What Are Grantor Trusts and Non-Grantor Trusts?
Grantor trusts and non-grantor trusts are the two main types of funded trusts, trusts that hold assets. The type of trust you’re administering determines whether you must file Form 1041 for the trust, or declare all items of income and deduction on the grantor’s Form 1040.
All trusts have a grantor, the person who creates the trust. All trusts also involve trustees, beneficiaries, and remaindermen. The relationship of the grantor to the other individuals involved in the trust determines whether a trust is a grantor trust or a non-grantor trust. A third type of trust, the intentionally defective grantor trust, contains elements of both grantor and non-grantor trusts.
The trustees, beneficiaries, and remaindermen each play an important role in the trust:
Trustee: The trustee is the person that holds and administers the assets of a trust for the benefit of another.
Beneficiary: The beneficiary is the person who receives a benefit from the trust.
Remaindermen: The remaindermen is the person who receives what’s left of the trust’s property when it ends.
Grantor trusts: What happens when the grantor has control?
In grantor trusts, the grantor retains certain powers over the trust administration. These powers include the power to revoke (amend or terminate) the trust. The grantor also keeps control over the property inside the trust.
For a grantor trust, the grantor is usually also a trustee and beneficiary of the trust’s income and principal. The principal refers to the property funding the trust. Items of income and deduction are generally declared on the grantor’s income tax return. The trust doesn’t have a tax identification number (TIN) or file its own return.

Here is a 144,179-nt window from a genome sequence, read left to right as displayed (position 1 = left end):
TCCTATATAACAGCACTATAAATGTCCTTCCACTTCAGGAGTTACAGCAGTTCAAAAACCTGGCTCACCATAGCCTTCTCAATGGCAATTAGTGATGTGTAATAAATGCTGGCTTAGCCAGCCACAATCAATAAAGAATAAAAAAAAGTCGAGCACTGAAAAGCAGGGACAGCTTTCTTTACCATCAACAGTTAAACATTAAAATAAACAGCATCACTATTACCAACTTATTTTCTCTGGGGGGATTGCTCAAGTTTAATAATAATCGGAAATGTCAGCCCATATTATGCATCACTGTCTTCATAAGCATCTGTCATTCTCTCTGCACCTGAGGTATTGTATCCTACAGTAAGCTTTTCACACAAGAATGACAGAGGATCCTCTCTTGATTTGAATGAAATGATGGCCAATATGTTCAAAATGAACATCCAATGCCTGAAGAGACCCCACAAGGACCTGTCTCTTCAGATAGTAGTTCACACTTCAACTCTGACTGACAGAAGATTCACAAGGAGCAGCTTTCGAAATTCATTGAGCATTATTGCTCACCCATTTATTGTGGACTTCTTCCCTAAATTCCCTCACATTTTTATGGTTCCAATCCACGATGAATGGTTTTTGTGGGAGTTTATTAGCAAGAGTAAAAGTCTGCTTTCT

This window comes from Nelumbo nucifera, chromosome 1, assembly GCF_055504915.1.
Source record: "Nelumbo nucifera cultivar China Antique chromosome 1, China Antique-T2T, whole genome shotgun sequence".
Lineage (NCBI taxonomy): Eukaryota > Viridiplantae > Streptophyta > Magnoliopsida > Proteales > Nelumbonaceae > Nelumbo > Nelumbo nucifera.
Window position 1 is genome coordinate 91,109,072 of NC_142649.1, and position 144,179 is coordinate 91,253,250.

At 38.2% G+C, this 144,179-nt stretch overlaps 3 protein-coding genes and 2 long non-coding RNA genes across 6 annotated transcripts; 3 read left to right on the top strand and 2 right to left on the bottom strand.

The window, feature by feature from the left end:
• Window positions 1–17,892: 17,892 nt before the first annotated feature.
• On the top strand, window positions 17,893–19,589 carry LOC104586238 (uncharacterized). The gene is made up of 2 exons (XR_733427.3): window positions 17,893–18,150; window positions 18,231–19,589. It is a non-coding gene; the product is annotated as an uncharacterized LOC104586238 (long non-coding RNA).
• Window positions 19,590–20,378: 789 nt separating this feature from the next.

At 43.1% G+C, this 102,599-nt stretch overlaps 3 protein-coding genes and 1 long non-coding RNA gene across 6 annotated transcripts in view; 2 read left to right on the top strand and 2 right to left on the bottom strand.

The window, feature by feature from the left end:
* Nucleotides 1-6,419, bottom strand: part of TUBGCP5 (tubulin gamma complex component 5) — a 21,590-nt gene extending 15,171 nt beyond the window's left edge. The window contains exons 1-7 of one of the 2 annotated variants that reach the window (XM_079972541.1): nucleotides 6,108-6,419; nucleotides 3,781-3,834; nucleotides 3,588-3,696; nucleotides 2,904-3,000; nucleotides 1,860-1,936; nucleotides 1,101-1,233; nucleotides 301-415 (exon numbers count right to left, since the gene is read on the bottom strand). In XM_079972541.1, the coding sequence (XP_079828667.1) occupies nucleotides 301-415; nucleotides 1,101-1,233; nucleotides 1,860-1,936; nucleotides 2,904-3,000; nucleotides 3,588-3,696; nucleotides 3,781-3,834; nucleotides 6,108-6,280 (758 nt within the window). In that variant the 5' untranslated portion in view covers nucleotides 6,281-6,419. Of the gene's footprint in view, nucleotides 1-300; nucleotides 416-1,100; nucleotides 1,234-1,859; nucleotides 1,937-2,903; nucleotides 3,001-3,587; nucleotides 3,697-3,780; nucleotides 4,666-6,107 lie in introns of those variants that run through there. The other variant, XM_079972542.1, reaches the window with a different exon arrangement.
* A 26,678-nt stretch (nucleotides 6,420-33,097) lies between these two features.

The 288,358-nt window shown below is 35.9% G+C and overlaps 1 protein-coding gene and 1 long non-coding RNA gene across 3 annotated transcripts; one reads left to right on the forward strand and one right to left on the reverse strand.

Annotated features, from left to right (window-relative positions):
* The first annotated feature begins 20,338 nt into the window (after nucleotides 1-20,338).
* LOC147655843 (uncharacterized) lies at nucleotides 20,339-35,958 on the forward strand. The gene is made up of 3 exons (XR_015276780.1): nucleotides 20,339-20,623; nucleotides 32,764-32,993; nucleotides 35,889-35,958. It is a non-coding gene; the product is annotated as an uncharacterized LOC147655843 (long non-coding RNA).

Non-grantor trusts: What happens when the grantor has no control?
In non-grantor trusts, the grantor has given up all right, title, and interest in the principal. Only the trustee may revoke or terminate the trust. In a non-grantor trust, the grantor cannot be named as a trustee, beneficiary, or a remainderman.
Grantor trusts and intentionally defective grantor trusts become non-grantor trusts at the grantor’s death. A tax identification number for the trust must then be obtained. On December 31 of the year of the grantor’s death, the administrator becomes responsible for filing a Form 1041 for this non-grantor trust.
Intentionally defective grantor trusts
In an intentionally defective grantor trust (IDGT), the grantor makes an irrevocable gift of property into a trust, usually set up for the grantor’s children, and names someone else as trustee. The grantor retains the right to substitute other property of equal value for the property initially gifted. This is a type of estate-planning strategy.
Unlike grantor trust income tax rules that make the income includible on the grantor’s Form 1040, the property is effectively transferred out of the decedent’s estate and into the trust. Gift tax is paid on the value of the property when it is transferred into the trust. No estate tax is due when the grantor dies.
When administering an IDGT, you must obtain a TIN and file a Form 1041 every year. On the face of the Form 1041, you must write: “Under the terms of the trust instrument, this is a grantor trust. In accordance with Sections 671-678 IRC, 1986, all income is taxable to the Grantor. Statements of income, deduction, and credits are attached.” The grantor then includes all those items on his or her personal return.